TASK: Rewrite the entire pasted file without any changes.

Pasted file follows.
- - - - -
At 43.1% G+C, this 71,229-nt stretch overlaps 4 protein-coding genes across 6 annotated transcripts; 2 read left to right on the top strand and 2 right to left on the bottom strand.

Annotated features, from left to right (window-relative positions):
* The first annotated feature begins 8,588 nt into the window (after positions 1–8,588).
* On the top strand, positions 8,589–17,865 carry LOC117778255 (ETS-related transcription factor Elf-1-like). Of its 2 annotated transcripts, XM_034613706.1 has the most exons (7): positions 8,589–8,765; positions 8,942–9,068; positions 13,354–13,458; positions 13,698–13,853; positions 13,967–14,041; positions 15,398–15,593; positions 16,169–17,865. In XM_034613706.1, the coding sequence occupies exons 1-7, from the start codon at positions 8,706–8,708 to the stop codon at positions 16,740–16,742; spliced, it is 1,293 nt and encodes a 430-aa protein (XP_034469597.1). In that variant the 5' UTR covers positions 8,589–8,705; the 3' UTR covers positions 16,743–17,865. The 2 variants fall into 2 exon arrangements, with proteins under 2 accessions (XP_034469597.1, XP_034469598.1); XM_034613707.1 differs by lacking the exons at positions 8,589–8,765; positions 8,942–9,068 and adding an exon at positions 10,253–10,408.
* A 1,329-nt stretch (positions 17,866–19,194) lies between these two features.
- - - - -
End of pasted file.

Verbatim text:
At 43.1% G+C, this 71,229-nt stretch overlaps 4 protein-coding genes across 6 annotated transcripts; 2 read left to right on the top strand and 2 right to left on the bottom strand.

Annotated features, from left to right (window-relative positions):
* The first annotated feature begins 8,588 nt into the window (after positions 1–8,588).
* On the top strand, positions 8,589–17,865 carry LOC117778255 (ETS-related transcription factor Elf-1-like). Of its 2 annotated transcripts, XM_034613706.1 has the most exons (7): positions 8,589–8,765; positions 8,942–9,068; positions 13,354–13,458; positions 13,698–13,853; positions 13,967–14,041; positions 15,398–15,593; positions 16,169–17,865. In XM_034613706.1, the coding sequence occupies exons 1-7, from the start codon at positions 8,706–8,708 to the stop codon at positions 16,740–16,742; spliced, it is 1,293 nt and encodes a 430-aa protein (XP_034469597.1). In that variant the 5' UTR covers positions 8,589–8,705; the 3' UTR covers positions 16,743–17,865. The 2 variants fall into 2 exon arrangements, with proteins under 2 accessions (XP_034469597.1, XP_034469598.1); XM_034613707.1 differs by lacking the exons at positions 8,589–8,765; positions 8,942–9,068 and adding an exon at positions 10,253–10,408.
* A 1,329-nt stretch (positions 17,866–19,194) lies between these two features.